The population of Laysan Albatross on the island of Oahu have a skewed sex ratio, with two males for every three females. When all the suitable males are taken, some of the surplus females form a strong pair bond with another female; when one of these females entices a paired male into a quick dalliance with her, she can produce a viable egg which the two females raise together as well as any other pair would do.

After the mother returns from her post-egg-laying break, the parents switch off incubating duties, with one or the other always in attendance. The egg hatches about two months later, between mid-January and mid-February.


We humans, who include within our numbers the only rocket scientists and brain surgeons on the planet, are not the only species that uses stars for navigating by night, but we do seem to be the only species with members who believe our character and future are dictated by our Zodiac sign. It’s hard to say what the right system would be for figuring out an albatross’s sign. Human birth marks the moment a baby leaves the mother’s body, draws its first breath, and can be seen as a living, breathing being—those simultaneous events determine the human baby’s sign. Birds aren’t “born.” Would a bird’s sign be determined by the point at which the young bird leaves the mother’s body in egg form, in which case virtually all Laysan Albatrosses would be Sagittarius? Or would it be when the baby pips—that is, makes its first visible crack in the egg and draws its first large breath of fresh air; or about 3 ½ days later when it actually hatches? Either of those second events would place virtually all Laysan Albatrosses in the sign of Aquarius. Yet Laysan Albatrosses are individuals, and each has an individual destiny, despite them all sharing the same “sign.” Oddly enough, this kind of information does not seem to deter people from believing in horoscopes.


Albatross young depend on their parents for a long time—it takes over 5 months for the 6-ounce hatchling to reach its fledging weight of 4 ½ pounds. For the first couple weeks, the chicks must be fed daily, and one parent is always present. But the chick’s growing need for larger meals soon forces both parents to forage more often, and they start traveling greater and greater distances. Within a few weeks, the parents start returning only every few days, and eventually may stay away for up to 17 days. One adult marked with a transmitter was located 1600 miles from the nest during one of these foraging bouts, but it faithfully returned to feed its chick.

To feed the chick, the parent regurgitates its own fishy stomach contents along with special oils manufactured in the digestive system—so baby food for albatrosses depends on clean oceans. Unfortunately, our oceans are hardly clean anymore. On top of water pollution and depleted fish supplies, the birds confuse floating bits of plastic with the dead bits of squid and fish they scavenge on. On Midway Island alone, it’s estimated that Laysan Albatrosses feed their chicks an estimated 5 tons of plastic every year!  The chicks on Sand Island in the Midway Atoll National Wildlife Refuge also ingest lead-based paint chips when picking at the soil around their nests. The lead originated from the buildings and structures on the island, some of which date back to the early 1900s.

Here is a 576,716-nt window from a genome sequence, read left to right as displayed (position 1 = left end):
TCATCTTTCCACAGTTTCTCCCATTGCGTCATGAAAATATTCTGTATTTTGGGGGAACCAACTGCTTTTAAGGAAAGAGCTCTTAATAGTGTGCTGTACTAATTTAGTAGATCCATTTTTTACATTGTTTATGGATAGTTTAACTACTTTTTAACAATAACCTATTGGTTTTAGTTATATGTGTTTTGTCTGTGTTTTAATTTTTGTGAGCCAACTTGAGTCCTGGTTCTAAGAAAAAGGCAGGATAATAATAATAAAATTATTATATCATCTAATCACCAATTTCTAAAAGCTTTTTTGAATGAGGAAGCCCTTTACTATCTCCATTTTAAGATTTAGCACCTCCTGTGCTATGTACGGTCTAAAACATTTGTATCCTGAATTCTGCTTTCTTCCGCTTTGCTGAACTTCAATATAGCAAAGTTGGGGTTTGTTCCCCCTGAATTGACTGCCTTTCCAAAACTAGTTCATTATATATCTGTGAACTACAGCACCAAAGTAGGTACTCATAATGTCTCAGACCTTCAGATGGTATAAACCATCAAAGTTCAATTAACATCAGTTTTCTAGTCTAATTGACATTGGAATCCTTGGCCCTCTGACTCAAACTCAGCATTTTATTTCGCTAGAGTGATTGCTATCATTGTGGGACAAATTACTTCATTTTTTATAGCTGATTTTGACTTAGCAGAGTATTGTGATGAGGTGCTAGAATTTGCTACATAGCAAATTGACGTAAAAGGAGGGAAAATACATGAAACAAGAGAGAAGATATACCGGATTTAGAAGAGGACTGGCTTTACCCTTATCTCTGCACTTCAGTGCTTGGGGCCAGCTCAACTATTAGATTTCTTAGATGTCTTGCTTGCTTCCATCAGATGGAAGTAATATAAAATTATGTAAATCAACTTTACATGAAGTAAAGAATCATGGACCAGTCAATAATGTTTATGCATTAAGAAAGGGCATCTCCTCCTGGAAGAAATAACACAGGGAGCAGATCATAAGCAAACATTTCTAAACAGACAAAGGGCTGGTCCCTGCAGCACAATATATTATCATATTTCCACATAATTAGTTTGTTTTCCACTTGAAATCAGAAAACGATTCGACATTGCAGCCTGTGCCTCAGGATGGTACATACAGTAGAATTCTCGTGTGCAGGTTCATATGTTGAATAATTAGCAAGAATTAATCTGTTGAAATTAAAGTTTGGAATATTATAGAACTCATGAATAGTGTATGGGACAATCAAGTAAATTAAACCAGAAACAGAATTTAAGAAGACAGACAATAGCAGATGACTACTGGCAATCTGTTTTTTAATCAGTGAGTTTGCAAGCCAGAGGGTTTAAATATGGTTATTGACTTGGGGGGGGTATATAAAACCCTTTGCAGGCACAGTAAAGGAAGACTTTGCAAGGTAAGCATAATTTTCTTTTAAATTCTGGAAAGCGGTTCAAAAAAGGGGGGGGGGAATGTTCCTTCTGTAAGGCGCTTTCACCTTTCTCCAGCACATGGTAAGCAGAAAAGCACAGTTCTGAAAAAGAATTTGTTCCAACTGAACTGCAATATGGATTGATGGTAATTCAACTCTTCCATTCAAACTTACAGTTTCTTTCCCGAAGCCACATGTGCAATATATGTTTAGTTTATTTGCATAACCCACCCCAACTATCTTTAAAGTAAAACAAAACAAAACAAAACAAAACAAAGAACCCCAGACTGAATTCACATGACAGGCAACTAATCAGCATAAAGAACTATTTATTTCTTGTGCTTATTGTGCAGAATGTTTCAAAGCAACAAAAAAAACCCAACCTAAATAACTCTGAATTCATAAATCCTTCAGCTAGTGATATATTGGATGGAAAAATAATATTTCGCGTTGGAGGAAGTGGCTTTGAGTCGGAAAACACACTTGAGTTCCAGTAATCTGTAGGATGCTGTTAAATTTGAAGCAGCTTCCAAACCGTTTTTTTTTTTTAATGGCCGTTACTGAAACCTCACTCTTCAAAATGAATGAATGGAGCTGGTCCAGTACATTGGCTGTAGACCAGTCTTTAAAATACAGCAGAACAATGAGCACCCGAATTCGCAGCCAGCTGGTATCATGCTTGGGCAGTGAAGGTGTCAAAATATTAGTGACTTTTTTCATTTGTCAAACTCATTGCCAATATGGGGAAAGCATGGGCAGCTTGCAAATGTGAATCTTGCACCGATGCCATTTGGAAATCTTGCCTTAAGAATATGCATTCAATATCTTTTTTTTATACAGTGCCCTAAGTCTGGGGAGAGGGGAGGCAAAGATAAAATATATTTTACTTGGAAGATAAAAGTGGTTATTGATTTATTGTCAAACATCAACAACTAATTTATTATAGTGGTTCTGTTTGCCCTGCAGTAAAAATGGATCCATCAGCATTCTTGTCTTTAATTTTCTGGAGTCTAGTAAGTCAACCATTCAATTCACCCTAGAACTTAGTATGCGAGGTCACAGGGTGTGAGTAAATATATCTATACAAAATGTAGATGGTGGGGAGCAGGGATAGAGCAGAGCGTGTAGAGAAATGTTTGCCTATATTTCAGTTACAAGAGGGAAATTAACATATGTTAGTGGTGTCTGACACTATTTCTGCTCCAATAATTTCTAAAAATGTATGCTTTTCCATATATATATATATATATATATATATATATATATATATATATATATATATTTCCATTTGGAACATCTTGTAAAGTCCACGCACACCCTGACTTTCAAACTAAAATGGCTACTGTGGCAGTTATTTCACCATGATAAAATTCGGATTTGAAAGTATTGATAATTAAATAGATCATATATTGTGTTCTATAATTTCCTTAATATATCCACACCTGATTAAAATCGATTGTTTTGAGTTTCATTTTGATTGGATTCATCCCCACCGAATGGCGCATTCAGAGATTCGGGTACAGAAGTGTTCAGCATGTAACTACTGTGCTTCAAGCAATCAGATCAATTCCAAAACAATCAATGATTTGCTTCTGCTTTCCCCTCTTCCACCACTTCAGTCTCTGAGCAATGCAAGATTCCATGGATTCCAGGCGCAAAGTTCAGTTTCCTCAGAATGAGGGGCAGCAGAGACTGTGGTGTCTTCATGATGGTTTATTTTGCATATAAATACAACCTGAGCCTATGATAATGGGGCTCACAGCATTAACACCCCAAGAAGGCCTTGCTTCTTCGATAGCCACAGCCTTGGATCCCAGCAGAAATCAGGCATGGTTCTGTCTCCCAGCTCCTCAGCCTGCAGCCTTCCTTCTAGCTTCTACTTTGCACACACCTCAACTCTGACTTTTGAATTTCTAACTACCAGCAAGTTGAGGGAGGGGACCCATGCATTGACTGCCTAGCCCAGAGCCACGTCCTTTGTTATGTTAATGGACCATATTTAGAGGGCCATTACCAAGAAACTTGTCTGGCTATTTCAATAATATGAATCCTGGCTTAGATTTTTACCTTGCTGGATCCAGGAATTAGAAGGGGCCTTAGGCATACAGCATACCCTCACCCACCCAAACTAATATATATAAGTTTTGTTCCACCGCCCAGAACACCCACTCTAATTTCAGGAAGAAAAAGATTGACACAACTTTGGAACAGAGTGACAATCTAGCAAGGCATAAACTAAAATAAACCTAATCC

Samuel Taylor Coleridge’s poem, first published in 1798 and revised more than once until his death in 1834, contains the lines:

He prayeth well, who loveth well
Both man and bird and beast.

He prayeth best, who loveth best
All things both great and small;
For the dear God who loveth us,
He made and loveth all.

These lines probably inspired the Anglican hymn “All Things Bright and Beautiful,” by Cecil Frances Alexander, which was first published in her Hymns for Little Children in 1848. We humans have a long history of treasuring the beautiful elements of our natural world.

But like that ancient mariner, we also have a long history of abusing the most beautiful and innocent elements of that natural world. We’d be more likely to do something to turn things around if we were forced to wear the grim carcasses around our necks, to remind us of our environmental sins.

If more people could see these magnificent birds on the ocean or on their breeding islands, perhaps we would work harder to protect them. The Cornell Lab of Ornithology is providing the nest best thing: a high-quality nest cam showing the activity on four Laysan Albatross nests on Kauai. (Two eggs have hatched; the other two, belonging to female-female pairs, were infertile.) Perhaps watching these beautiful chicks and the devoted parents will inspire more of us to press political candidates and parties to make wildlife protection an important part of their platform.